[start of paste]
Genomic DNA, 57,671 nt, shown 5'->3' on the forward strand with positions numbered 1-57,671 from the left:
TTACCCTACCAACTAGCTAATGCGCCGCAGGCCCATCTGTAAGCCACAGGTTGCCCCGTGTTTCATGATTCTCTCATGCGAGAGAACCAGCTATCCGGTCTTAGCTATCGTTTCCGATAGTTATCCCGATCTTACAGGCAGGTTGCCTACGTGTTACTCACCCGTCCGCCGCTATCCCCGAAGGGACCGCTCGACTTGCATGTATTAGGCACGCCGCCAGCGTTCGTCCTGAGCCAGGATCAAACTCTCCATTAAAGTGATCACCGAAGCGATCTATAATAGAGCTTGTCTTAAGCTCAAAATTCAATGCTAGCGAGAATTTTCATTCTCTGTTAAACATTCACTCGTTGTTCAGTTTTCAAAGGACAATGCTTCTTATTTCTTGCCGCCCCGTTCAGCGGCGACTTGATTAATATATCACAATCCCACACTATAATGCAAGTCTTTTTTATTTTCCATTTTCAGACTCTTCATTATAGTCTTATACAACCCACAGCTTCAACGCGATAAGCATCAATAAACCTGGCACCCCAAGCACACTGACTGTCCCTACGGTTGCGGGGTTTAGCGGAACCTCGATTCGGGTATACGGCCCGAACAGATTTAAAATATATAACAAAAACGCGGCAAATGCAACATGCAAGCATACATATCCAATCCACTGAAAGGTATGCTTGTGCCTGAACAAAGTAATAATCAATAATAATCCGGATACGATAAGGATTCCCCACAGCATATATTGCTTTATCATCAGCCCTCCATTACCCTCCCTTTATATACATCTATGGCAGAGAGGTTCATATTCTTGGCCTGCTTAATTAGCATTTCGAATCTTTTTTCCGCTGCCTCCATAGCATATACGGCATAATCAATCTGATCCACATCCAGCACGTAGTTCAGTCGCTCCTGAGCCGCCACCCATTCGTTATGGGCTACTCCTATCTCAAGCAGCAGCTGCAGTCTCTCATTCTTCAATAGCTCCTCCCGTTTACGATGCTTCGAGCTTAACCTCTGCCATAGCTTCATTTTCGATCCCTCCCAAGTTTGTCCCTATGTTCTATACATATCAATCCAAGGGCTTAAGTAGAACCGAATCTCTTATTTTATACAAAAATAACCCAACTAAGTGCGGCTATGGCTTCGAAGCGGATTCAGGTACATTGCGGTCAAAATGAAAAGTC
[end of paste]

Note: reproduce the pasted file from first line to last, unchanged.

Genomic DNA, 57,671 nt, shown 5'->3' on the forward strand with positions numbered 1-57,671 from the left:
TTACCCTACCAACTAGCTAATGCGCCGCAGGCCCATCTGTAAGCCACAGGTTGCCCCGTGTTTCATGATTCTCTCATGCGAGAGAACCAGCTATCCGGTCTTAGCTATCGTTTCCGATAGTTATCCCGATCTTACAGGCAGGTTGCCTACGTGTTACTCACCCGTCCGCCGCTATCCCCGAAGGGACCGCTCGACTTGCATGTATTAGGCACGCCGCCAGCGTTCGTCCTGAGCCAGGATCAAACTCTCCATTAAAGTGATCACCGAAGCGATCTATAATAGAGCTTGTCTTAAGCTCAAAATTCAATGCTAGCGAGAATTTTCATTCTCTGTTAAACATTCACTCGTTGTTCAGTTTTCAAAGGACAATGCTTCTTATTTCTTGCCGCCCCGTTCAGCGGCGACTTGATTAATATATCACAATCCCACACTATAATGCAAGTCTTTTTTATTTTCCATTTTCAGACTCTTCATTATAGTCTTATACAACCCACAGCTTCAACGCGATAAGCATCAATAAACCTGGCACCCCAAGCACACTGACTGTCCCTACGGTTGCGGGGTTTAGCGGAACCTCGATTCGGGTATACGGCCCGAACAGATTTAAAATATATAACAAAAACGCGGCAAATGCAACATGCAAGCATACATATCCAATCCACTGAAAGGTATGCTTGTGCCTGAACAAAGTAATAATCAATAATAATCCGGATACGATAAGGATTCCCCACAGCATATATTGCTTTATCATCAGCCCTCCATTACCCTCCCTTTATATACATCTATGGCAGAGAGGTTCATATTCTTGGCCTGCTTAATTAGCATTTCGAATCTTTTTTCCGCTGCCTCCATAGCATATACGGCATAATCAATCTGATCCACATCCAGCACGTAGTTCAGTCGCTCCTGAGCCGCCACCCATTCGTTATGGGCTACTCCTATCTCAAGCAGCAGCTGCAGTCTCTCATTCTTCAATAGCTCCTCCCGTTTACGATGCTTCGAGCTTAACCTCTGCCATAGCTTCATTTTCGATCCCTCCCAAGTTTGTCCCTATGTTCTATACATATCAATCCAAGGGCTTAAGTAGAACCGAATCTCTTATTTTATACAAAAATAACCCAACTAAGTGCGGCTATGGCTTCGAAGCGGATTCAGGTACATTGCGGTCAAAATGAAAAGTC